special conservation rules and regulations?  Were you

          aware?

      A.  I think we all do.  It's a conservation area.

      Q.  And were you aware that any plans regarding the addition

          or alteration of the premises had to be submitted to

          relevant government authorities, like BCA, URA, Fire

          Safety Bureau?

      A.  I have no idea, and I had no idea what all that meant.

          I am not in any way, shape, or form a construction

          expert.  I rely on people to advise me in this area.  At

          this moment in time I was relying on Mr Poole, and

          nobody else.

      Q.  When you did the Quayside Dining premises, were your

          plans approved by the government authorities before your

 

11:35     construction works began?

      A.  Quayside Dining is entirely al fresco.  It was handled

          by Salim Tchi Mun.  I was not involved in submitting

          plans.

      Q.  What about Peony Jade?

      A.  Peony Jade is on the second floor of a heritage shop

          house.  All of the approvals submissions were handled by

          the designer/project manager.

      Q.  But you were aware that certain submissions and

          approvals had to be obtained before construction works

          could begin?

      A.  I was absolutely unaware of the details of these.  I

          relied on experts to advise me.  I do not -- I did not

          even know what "URA" meant, or "NEA" meant, or "BCA"

          meant, or -- I have, however, gone through a rather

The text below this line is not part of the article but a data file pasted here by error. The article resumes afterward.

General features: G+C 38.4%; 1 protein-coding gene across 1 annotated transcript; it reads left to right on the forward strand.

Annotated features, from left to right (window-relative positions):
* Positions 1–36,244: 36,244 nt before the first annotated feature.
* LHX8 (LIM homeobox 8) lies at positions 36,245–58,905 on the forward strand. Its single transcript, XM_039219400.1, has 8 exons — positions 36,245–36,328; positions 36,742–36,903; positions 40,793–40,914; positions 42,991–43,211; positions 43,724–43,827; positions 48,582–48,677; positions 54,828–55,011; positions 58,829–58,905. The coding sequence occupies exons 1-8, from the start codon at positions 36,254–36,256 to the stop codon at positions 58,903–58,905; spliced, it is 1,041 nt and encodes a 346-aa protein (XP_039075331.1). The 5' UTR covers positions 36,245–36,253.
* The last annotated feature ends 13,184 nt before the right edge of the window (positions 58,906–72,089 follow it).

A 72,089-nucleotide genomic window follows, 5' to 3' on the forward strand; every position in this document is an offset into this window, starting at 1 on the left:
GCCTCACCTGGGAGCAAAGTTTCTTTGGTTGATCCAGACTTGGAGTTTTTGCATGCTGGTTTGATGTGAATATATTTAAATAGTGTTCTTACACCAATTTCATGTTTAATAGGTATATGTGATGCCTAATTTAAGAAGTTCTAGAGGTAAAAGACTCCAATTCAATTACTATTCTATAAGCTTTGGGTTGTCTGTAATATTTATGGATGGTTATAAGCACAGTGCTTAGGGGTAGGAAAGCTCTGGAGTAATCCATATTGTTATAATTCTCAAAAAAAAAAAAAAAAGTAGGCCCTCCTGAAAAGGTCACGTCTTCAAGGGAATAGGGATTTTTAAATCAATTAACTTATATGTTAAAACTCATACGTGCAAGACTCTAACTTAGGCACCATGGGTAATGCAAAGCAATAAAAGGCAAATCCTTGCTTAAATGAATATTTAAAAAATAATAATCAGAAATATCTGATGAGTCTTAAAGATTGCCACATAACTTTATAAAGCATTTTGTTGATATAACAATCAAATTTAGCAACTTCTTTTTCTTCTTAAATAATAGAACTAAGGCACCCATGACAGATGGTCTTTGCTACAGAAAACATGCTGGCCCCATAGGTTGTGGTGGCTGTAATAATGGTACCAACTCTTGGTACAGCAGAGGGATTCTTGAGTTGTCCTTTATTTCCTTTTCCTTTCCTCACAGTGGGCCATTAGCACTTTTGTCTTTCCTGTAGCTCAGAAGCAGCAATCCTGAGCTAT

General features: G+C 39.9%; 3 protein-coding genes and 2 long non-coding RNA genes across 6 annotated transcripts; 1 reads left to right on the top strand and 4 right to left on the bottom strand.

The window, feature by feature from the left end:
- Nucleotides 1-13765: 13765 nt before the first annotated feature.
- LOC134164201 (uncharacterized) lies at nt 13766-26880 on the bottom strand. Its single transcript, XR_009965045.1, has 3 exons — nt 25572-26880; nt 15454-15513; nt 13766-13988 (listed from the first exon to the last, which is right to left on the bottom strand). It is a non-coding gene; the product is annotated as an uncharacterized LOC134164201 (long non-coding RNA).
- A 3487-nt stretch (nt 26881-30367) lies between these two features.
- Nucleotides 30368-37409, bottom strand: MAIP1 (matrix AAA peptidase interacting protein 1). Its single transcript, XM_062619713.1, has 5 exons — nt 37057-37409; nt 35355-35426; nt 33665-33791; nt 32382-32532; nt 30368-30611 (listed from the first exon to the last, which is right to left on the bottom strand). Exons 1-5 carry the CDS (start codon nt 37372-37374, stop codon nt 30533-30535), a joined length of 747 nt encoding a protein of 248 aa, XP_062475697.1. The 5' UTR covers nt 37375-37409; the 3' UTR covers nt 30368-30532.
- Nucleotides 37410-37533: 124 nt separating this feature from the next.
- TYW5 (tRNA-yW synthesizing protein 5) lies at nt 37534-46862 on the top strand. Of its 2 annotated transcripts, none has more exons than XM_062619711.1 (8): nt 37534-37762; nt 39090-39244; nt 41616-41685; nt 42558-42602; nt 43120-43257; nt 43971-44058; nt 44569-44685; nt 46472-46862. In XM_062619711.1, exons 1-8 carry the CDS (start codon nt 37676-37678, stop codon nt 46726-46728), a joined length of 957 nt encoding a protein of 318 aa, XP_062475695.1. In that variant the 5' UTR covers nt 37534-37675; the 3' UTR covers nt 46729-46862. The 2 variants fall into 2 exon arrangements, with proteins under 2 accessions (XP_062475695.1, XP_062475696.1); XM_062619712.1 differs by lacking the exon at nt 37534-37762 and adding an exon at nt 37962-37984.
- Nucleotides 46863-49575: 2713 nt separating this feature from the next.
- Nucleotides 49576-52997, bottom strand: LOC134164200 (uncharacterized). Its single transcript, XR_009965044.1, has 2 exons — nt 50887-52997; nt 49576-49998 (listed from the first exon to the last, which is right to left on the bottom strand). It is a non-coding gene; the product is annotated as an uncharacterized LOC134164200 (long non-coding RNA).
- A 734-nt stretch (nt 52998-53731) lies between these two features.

painful learning process over the last couple of years,

          but to this day I forget half of the names of -- of

          these people.  I have never been directly involved

          myself with any of these people.

      Q.  I am not asking you about the details of the approvals

          and submissions; all I'm asking you is that you knew

          that approvals and plans had to be submitted to the

          authorities --

      A.  Yes.

      Q.  -- before construction works began.  Yes.  Thank you.

 

11:36         Now, Mr Graham, when you first met Poole Associates,

          you knew they were interior designers; yes?

      A.  Sorry, I never met Poole Associates.  Are you asking me

          that I met Mr Ed Poole?  When I first met Mr Ed Poole,

          did I know he was an interior designer?

      Q.  Yes.

      A.  Because I never met anyone called Poole Associates.

      Q.  Okay.  When you first met Mr Ed Poole from Poole

          Associates --

      A.  Yeah.

      Q.  -- did you know that Poole Associates were a firm of

          interior designers?

      A.  My understanding is that Poole Associates had handled

          the Brewerkz project, interior design and project

          management.  To me they were a Poole -- a company of

          interior designers and project managers.

      Q.  Did Clark Martin ever introduce them as

          Singapore-qualified architects or structural engineers?

      A.  I don't think you would actually introduce people in

          that way.  What I knew of Poole Associates -- and as you

          can see in their web site and as you can see on their

          contracts -- is that Mr Poole identifies himself as an

          architect in three different countries.  One is in

          America; one is in Australia; and he also claims to be

          an associate -- I believe that's the phrase -- of the

 

11:38     Singapore Institute of Architects.  So was presented to

          me as an extremely well qualified and knowledgeable

          individual who has been --

      Q.  Yes, but --

      A.  -- let me finish --

      Q.  -- was he introduced to you as a Singapore-qualified

          architect or structural engineer?

      A.  -- who has been in Singapore for 16 years, and therefore

          must extremely familiar with the Singapore laws.  No one

          said to me, "This is Mr Poole, and he is a fully

          qualified Singapore architect."  Nobody said that.